At last: How poison dart frogs ship defense toxins to their skin

A protein in the frogs’ intestines appears to transport toxins from food to their skin

a poison dart frog with a black-spotted, golden body and black feet sitting on a rock

Diablito poison dart frogs accumulate their trademark chemical defenses with the help of a toxin-binding protein. That protein transports poisonous compounds from food in their gut to their skin.

Marie-Therese Fischer (CC BY 4.0)

A diet of insects gives poison dart frogs their toxic skin. That, in turn, helps them fend off predators. To get from food to skin, chemicals in the frogs’ guts may hitch a ride there via molecular “taxicabs.”  

There are more than 175 species of poison dart frogs. As a group, these animals host more than 500 chemical poisons. These compounds belong to a class called alkaloids. The frogs don’t make these chemicals, though. They pick them up from the insects these amphibians eat. How these chemicals make it from a frog’s guts to its skin has been a mystery.  

“[P]oison frogs exist just as a ball of toxins,” says Roberto Márquez. As an evolutionary geneticist and herpetologist, he studies animals like frogs at the University of Michigan in Ann Arbor. He did not take part in the new study. 

How frogs have been able to host those toxins without themselves getting poisoned has been a puzzle. Researchers had thought it might have to do with the frogs’ metabolism. That refers to the chemical reactions in cells that change food into energy. Proteins that can bind alkaloids were also primary suspects, Márquez says. That could allow them to pull toxins from their food, “move them to [their] skin and not die trying.”  

Now, for the first time, scientists identified one of those proteins. They call it alkaloid-binding globulin, or ABG. Researchers shared their new findings December 19 in eLife.  

The frog ABG is much like other proteins that move chemicals within mammals. Studying their similarities might one day help scientists create treatments for people who have been poisoned.  

From a fishing expedition 

Aurora Alvarez-Buylla led the team that found ABG. She’s a biologist at Stanford University in California. To look for the protein, her group went “fishing” around in cells using a molecular bait.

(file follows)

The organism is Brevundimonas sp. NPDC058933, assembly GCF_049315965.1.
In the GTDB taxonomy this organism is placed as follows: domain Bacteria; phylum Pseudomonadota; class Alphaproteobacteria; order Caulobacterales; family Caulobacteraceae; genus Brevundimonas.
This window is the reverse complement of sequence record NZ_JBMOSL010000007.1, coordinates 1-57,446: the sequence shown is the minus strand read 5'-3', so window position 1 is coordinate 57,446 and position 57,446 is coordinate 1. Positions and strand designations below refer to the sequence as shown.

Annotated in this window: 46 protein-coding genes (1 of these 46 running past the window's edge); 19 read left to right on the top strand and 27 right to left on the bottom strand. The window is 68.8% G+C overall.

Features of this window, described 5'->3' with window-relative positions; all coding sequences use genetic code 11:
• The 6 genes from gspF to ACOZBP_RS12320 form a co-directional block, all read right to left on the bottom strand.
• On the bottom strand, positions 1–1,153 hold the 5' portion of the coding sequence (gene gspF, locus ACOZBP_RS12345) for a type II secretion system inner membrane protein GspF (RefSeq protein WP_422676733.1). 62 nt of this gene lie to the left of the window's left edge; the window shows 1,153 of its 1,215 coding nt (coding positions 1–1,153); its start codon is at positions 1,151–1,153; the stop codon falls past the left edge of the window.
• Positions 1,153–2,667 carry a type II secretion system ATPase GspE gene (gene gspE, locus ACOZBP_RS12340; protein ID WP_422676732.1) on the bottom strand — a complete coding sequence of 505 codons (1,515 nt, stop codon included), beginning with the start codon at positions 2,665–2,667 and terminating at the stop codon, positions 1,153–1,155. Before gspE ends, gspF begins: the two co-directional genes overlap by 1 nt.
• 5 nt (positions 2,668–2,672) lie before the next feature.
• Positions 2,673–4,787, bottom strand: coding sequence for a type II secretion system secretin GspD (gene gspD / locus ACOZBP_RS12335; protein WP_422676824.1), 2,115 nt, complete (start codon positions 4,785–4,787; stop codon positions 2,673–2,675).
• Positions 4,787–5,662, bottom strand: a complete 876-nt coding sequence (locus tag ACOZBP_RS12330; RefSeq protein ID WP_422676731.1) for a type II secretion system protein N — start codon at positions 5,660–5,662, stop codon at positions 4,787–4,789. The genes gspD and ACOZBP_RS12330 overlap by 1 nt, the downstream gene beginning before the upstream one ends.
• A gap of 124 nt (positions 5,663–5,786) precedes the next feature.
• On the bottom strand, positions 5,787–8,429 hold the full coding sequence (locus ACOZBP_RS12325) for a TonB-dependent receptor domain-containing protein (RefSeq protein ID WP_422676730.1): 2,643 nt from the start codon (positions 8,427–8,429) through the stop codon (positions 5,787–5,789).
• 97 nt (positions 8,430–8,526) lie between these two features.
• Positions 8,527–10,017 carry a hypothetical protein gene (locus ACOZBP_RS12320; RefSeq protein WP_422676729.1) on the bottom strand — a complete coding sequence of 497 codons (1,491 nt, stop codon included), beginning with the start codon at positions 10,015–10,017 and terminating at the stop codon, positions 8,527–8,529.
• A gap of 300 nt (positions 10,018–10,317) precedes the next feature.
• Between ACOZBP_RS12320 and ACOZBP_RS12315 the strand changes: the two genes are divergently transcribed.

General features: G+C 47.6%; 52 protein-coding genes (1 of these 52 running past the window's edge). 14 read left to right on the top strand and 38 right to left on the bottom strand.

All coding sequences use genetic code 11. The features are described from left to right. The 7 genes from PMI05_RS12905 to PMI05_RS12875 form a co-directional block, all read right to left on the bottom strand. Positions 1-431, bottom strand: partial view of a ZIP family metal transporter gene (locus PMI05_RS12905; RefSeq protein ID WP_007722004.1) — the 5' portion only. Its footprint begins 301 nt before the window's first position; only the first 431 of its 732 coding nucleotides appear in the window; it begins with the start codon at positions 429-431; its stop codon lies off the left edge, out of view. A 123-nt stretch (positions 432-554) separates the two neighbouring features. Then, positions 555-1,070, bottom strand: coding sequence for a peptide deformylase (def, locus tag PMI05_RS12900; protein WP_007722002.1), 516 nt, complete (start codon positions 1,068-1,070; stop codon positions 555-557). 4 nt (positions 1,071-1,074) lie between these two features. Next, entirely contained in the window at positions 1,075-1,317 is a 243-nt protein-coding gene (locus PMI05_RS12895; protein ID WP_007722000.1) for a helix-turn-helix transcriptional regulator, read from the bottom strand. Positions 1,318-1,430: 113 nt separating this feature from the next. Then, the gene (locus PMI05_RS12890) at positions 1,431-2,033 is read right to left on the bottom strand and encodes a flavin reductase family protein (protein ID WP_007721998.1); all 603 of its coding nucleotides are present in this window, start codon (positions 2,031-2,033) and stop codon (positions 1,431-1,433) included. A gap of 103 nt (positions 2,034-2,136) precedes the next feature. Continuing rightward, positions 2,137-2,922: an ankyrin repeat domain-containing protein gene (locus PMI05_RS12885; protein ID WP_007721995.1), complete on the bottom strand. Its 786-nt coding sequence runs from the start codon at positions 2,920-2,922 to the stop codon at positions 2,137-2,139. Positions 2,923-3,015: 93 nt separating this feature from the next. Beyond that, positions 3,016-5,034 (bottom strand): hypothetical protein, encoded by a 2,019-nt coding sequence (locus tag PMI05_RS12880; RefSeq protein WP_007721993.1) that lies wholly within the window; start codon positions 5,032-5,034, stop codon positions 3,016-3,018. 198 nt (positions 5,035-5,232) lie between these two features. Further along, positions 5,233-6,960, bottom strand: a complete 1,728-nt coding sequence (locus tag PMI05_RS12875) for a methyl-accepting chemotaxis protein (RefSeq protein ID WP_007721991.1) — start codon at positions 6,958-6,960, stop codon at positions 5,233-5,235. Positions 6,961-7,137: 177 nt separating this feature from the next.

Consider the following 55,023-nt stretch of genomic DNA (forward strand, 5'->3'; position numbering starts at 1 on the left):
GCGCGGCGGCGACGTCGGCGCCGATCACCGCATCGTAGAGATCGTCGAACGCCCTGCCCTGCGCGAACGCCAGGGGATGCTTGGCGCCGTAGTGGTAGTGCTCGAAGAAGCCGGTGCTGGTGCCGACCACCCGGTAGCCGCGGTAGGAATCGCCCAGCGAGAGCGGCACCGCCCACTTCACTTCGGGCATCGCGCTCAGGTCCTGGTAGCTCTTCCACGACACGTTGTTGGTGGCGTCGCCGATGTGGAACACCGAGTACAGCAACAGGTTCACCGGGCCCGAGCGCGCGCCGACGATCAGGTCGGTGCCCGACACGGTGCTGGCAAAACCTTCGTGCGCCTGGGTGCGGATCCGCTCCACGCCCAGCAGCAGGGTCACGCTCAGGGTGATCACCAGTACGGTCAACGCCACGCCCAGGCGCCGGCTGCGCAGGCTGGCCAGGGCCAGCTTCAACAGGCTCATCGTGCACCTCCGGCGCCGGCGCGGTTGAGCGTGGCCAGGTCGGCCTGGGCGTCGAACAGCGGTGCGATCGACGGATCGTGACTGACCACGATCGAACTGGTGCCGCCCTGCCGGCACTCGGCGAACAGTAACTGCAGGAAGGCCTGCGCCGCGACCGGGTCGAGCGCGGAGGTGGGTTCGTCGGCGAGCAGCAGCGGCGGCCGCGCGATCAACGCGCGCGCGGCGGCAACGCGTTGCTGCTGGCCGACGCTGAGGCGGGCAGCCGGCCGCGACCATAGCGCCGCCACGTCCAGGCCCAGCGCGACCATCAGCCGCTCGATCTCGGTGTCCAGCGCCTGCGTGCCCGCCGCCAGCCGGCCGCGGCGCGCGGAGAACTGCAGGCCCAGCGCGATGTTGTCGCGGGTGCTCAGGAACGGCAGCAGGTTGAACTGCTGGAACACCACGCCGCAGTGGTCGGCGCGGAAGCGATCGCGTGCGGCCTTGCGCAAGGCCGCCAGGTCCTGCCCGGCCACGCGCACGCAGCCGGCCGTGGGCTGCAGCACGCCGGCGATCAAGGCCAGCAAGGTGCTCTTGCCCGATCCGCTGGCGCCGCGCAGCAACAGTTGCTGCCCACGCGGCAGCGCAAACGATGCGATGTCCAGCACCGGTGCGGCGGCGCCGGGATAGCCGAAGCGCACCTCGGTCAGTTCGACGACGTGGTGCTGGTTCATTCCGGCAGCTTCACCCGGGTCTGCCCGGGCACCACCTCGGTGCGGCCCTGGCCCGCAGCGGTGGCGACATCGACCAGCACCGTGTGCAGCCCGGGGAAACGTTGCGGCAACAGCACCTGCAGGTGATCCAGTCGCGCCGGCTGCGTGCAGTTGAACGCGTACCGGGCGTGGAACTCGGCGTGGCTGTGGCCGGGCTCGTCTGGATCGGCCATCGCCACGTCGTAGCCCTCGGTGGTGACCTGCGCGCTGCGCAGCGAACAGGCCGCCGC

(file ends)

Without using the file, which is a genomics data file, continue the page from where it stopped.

This team mixed this lure in lab dishes. The lure was similar to an alkaloid found in the blood of Diablito poison dart frogs (Oophaga sylvatica). The researchers wanted to see if any proteins would pick up the lure and move it. ABG took the bait most often. 

Then, the team studied genes in wild Diablito frogs from Ecuador. Genes are like tiny blueprints within cells that determine different traits about the body. The genetic data showed that frog livers make ABG.  

In another experiment, the researchers used fluorescent markers to track the protein in the frog’s body. That showed ABG hangs out in the gut and skin as well as in the liver.  

There are still hundreds more toxins that the team didn’t test. “There’s definitely more to explore there,” Alvarez-Buylla says.    

Márquez agrees. He adds that scientists still don’t know how common ABG is across the entire family tree of poison dart frogs.  

Also unknown is how the protein does its job.  

Perhaps ABG has a precise method to pick up and release poisons. “Maybe the frogs resist them anyway and this is just like the little cart that transports stuff around,” Márquez says. With this ABG situation “very beautifully figured out,” he’s excited to understand more about how poison dart frogs handle their body full of toxins.  

Erin I. Garcia de Jesús is a staff writer at Science News. She holds a Ph.D. in microbiology from the University of Washington and a master’s in science communication from the University of California, Santa Cruz.

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